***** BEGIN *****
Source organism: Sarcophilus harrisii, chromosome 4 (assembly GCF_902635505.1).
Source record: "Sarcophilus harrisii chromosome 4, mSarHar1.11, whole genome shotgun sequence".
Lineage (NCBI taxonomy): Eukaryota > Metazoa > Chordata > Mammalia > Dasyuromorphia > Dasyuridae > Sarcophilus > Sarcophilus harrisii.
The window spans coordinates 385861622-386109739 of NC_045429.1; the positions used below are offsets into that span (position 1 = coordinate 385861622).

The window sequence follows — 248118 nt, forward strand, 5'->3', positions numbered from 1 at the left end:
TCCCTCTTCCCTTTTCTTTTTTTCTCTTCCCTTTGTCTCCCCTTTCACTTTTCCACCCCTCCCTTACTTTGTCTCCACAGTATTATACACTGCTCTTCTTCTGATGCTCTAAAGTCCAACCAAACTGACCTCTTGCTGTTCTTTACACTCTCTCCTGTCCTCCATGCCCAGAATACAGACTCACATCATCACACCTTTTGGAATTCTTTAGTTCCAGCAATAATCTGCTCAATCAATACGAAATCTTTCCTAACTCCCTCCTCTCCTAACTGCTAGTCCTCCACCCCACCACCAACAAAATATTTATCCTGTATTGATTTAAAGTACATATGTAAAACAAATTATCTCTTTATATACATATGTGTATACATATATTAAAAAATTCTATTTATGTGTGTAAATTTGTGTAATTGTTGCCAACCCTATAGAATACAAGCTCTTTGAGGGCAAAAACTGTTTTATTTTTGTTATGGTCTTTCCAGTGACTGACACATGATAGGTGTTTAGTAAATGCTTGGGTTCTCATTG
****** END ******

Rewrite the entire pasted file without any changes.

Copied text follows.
Source organism: Sarcophilus harrisii, chromosome 4 (assembly GCF_902635505.1).
Source record: "Sarcophilus harrisii chromosome 4, mSarHar1.11, whole genome shotgun sequence".
Lineage (NCBI taxonomy): Eukaryota > Metazoa > Chordata > Mammalia > Dasyuromorphia > Dasyuridae > Sarcophilus > Sarcophilus harrisii.
The window spans coordinates 385861622-386109739 of NC_045429.1; the positions used below are offsets into that span (position 1 = coordinate 385861622).

The window sequence follows — 248118 nt, forward strand, 5'->3', positions numbered from 1 at the left end:
TCCCTCTTCCCTTTTCTTTTTTTCTCTTCCCTTTGTCTCCCCTTTCACTTTTCCACCCCTCCCTTACTTTGTCTCCACAGTATTATACACTGCTCTTCTTCTGATGCTCTAAAGTCCAACCAAACTGACCTCTTGCTGTTCTTTACACTCTCTCCTGTCCTCCATGCCCAGAATACAGACTCACATCATCACACCTTTTGGAATTCTTTAGTTCCAGCAATAATCTGCTCAATCAATACGAAATCTTTCCTAACTCCCTCCTCTCCTAACTGCTAGTCCTCCACCCCACCACCAACAAAATATTTATCCTGTATTGATTTAAAGTACATATGTAAAACAAATTATCTCTTTATATACATATGTGTATACATATATTAAAAAATTCTATTTATGTGTGTAAATTTGTGTAATTGTTGCCAACCCTATAGAATACAAGCTCTTTGAGGGCAAAAACTGTTTTATTTTTGTTATGGTCTTTCCAGTGACTGACACATGATAGGTGTTTAGTAAATGCTTGGGTTCTCATTG